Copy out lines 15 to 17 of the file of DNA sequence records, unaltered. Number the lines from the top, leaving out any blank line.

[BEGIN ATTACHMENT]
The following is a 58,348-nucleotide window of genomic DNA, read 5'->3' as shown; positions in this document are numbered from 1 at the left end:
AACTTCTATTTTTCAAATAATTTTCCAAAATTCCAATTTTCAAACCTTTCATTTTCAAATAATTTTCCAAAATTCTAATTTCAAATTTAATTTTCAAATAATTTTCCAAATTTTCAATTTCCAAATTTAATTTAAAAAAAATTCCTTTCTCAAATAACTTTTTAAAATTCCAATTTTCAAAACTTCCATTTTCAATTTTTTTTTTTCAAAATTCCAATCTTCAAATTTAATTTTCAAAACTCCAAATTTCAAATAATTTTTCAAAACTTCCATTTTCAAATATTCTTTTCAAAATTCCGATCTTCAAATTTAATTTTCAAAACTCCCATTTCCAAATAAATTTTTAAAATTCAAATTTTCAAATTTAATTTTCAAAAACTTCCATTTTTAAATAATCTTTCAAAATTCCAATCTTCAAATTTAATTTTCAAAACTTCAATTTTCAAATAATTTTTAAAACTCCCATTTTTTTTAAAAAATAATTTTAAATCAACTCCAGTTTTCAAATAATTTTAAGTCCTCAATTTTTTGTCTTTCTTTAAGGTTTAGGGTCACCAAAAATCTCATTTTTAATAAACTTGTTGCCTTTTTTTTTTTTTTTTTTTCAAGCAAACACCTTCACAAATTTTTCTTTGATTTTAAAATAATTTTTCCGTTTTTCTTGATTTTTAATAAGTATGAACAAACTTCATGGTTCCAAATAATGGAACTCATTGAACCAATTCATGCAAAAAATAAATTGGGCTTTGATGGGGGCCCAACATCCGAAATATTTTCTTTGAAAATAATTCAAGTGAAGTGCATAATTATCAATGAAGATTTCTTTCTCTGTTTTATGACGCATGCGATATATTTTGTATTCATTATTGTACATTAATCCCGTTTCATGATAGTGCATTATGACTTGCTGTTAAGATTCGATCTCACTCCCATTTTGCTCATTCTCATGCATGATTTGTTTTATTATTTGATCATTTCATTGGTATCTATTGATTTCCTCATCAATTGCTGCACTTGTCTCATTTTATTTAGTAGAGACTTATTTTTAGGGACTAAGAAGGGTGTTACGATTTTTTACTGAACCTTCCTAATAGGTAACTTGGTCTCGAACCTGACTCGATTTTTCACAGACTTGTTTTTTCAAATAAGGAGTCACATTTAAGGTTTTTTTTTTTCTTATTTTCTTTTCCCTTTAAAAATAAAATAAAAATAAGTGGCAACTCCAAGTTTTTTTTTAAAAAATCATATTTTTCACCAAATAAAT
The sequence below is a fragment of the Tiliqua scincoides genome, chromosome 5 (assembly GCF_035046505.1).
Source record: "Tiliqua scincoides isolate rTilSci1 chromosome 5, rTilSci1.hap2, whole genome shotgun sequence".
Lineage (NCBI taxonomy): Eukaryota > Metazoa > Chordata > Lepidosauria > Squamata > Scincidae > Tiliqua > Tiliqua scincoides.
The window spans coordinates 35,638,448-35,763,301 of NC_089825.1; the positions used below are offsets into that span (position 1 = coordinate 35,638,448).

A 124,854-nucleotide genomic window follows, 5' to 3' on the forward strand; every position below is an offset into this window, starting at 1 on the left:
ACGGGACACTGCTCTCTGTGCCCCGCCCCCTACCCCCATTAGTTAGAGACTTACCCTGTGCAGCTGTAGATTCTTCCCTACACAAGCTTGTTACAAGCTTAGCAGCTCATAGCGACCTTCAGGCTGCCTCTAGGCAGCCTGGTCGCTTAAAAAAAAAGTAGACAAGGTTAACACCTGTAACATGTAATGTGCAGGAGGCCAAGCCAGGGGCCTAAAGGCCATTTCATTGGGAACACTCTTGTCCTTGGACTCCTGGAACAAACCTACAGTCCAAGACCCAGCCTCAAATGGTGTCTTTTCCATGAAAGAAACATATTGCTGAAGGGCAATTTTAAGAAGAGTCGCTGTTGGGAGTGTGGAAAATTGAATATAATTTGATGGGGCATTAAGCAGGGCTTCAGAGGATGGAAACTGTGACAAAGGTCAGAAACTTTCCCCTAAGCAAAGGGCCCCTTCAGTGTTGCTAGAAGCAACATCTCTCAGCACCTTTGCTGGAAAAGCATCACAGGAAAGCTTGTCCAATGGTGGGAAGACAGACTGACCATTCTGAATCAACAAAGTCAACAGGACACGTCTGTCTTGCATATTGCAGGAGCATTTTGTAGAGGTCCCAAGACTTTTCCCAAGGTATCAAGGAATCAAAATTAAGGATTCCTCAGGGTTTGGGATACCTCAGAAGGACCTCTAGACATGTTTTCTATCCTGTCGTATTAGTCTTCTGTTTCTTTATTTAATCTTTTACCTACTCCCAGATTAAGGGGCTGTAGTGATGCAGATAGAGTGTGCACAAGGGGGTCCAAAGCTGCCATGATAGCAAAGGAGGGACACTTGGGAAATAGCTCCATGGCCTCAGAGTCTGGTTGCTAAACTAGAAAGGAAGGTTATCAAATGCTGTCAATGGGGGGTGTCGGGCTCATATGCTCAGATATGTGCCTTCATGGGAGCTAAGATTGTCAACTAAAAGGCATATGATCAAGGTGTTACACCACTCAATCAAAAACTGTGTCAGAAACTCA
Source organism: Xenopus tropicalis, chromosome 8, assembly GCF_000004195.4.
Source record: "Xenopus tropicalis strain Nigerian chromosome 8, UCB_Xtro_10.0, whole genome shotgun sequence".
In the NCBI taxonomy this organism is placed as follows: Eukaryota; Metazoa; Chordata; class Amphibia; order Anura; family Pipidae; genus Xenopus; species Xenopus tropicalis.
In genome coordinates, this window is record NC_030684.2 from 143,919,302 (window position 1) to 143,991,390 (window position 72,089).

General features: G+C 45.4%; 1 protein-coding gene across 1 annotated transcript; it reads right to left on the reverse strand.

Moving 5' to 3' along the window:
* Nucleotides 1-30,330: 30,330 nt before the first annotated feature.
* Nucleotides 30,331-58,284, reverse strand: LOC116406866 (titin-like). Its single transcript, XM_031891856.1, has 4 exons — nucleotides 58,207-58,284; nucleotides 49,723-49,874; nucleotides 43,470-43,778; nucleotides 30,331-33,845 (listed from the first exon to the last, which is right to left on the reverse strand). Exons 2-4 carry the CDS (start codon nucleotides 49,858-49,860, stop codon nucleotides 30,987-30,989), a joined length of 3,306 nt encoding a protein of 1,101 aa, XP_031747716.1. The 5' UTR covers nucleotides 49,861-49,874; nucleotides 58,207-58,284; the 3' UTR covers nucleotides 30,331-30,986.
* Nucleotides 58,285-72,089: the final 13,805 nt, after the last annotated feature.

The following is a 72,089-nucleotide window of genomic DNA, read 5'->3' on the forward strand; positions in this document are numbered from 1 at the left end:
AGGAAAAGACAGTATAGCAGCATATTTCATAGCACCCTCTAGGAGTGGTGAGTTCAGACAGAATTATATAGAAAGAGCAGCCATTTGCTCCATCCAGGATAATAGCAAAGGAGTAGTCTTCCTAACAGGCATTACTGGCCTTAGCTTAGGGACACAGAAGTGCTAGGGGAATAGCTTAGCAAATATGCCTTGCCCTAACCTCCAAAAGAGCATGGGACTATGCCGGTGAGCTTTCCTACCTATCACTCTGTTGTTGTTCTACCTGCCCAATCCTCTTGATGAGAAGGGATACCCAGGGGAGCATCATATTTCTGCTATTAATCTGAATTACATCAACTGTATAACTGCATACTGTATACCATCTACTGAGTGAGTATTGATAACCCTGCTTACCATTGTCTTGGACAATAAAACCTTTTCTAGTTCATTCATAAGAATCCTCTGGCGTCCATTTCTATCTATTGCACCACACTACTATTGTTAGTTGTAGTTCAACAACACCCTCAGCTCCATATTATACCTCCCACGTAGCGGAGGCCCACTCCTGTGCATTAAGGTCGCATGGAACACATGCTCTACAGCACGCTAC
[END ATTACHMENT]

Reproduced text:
* Nucleotides 1-30,330: 30,330 nt before the first annotated feature.
* Nucleotides 30,331-58,284, reverse strand: LOC116406866 (titin-like). Its single transcript, XM_031891856.1, has 4 exons — nucleotides 58,207-58,284; nucleotides 49,723-49,874; nucleotides 43,470-43,778; nucleotides 30,331-33,845 (listed from the first exon to the last, which is right to left on the reverse strand). Exons 2-4 carry the CDS (start codon nucleotides 49,858-49,860, stop codon nucleotides 30,987-30,989), a joined length of 3,306 nt encoding a protein of 1,101 aa, XP_031747716.1. The 5' UTR covers nucleotides 49,861-49,874; nucleotides 58,207-58,284; the 3' UTR covers nucleotides 30,331-30,986.
* Nucleotides 58,285-72,089: the final 13,805 nt, after the last annotated feature.